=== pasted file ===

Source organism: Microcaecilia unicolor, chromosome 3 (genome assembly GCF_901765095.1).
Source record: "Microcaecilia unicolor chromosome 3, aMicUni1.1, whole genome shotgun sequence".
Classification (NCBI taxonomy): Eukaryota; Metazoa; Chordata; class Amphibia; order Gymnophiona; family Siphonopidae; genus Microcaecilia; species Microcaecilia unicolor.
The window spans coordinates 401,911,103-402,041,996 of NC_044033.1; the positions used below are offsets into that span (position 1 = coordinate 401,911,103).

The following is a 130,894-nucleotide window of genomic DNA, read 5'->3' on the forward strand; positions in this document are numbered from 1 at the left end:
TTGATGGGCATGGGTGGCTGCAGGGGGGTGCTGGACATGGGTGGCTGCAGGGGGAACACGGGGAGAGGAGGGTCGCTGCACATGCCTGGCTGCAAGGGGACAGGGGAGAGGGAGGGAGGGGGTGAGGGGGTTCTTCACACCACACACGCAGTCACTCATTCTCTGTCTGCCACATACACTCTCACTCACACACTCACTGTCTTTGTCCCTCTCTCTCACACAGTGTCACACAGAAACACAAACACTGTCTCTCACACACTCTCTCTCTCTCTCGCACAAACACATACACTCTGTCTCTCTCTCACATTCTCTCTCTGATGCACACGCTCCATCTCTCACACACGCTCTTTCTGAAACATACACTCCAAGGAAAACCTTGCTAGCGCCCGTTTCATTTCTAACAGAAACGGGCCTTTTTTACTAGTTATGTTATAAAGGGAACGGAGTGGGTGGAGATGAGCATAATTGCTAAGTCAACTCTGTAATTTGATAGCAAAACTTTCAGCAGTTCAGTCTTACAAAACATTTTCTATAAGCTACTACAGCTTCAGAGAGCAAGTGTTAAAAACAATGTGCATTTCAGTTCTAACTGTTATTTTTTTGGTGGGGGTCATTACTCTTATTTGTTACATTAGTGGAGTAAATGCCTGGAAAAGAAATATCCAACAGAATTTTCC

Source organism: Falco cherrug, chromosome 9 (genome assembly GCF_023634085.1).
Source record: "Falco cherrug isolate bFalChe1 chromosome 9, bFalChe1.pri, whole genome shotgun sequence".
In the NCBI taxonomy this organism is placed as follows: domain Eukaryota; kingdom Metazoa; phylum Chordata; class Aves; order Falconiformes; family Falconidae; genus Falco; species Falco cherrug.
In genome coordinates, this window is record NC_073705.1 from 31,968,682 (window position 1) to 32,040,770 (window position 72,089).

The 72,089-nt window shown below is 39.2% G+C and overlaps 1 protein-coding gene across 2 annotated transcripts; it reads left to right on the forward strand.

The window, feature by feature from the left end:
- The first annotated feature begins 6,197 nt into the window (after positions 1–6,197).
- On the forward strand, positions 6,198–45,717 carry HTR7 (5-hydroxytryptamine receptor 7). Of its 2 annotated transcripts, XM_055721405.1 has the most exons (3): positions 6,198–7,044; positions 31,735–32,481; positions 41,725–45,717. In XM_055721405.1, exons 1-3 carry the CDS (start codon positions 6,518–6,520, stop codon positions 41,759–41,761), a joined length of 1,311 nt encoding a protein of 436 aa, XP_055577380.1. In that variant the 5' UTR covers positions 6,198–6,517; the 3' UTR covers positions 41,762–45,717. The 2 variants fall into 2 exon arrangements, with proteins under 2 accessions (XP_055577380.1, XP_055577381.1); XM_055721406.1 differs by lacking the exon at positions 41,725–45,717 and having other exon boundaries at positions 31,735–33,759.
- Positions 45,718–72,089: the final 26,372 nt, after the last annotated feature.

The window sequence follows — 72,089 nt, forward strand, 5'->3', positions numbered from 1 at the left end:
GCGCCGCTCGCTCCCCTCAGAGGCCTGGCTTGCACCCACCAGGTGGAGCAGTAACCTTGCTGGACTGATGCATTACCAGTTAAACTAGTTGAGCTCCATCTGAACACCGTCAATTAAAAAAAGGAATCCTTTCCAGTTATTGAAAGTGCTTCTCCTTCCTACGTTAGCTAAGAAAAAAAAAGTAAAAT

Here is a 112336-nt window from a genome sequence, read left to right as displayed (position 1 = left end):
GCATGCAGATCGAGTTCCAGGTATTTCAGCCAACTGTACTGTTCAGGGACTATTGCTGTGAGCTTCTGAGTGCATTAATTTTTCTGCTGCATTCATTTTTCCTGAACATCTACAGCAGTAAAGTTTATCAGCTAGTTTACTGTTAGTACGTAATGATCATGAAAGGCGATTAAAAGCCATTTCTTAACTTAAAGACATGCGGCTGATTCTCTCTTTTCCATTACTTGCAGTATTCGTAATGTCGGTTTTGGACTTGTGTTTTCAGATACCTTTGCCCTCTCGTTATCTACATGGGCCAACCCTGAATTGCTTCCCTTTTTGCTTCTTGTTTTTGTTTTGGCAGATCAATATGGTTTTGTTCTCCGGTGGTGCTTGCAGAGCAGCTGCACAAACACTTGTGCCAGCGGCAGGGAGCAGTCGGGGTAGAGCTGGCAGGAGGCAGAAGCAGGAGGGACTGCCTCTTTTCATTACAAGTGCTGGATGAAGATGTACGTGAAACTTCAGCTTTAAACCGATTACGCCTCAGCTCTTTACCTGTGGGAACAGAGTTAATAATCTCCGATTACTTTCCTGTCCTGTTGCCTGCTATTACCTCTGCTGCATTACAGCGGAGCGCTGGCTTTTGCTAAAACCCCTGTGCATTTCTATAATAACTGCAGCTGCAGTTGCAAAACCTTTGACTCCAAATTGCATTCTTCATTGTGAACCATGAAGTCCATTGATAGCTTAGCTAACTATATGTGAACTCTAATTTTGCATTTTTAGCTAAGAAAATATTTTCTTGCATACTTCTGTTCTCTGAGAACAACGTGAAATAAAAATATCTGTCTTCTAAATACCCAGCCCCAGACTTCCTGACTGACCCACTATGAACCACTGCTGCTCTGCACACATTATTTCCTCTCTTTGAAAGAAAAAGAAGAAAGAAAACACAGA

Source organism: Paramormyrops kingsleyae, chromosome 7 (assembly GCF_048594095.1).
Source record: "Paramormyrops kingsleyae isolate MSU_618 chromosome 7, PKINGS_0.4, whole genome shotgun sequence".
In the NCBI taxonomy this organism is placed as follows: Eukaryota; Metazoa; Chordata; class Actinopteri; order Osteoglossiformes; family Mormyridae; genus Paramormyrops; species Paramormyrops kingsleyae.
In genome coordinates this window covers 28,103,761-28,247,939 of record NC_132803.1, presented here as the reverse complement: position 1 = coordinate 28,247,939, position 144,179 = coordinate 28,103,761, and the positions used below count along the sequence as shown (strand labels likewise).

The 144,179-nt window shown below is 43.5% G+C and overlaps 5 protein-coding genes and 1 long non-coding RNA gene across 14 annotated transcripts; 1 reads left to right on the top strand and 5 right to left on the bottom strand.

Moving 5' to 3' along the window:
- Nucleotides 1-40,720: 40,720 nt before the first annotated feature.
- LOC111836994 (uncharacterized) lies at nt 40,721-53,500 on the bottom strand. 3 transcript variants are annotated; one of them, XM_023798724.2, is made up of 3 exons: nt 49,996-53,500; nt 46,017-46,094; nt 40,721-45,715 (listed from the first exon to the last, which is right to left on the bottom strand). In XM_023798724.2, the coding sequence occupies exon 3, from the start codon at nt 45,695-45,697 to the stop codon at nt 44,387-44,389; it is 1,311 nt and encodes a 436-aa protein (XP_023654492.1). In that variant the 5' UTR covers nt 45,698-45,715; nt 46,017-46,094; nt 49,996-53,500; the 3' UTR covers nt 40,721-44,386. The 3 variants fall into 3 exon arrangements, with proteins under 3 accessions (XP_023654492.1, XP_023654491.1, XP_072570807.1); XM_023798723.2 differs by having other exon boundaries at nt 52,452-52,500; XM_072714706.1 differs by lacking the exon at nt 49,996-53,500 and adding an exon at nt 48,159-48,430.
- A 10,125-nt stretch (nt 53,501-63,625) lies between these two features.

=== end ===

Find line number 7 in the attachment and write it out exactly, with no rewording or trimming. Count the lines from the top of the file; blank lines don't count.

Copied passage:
Source organism: Falco cherrug, chromosome 9 (genome assembly GCF_023634085.1).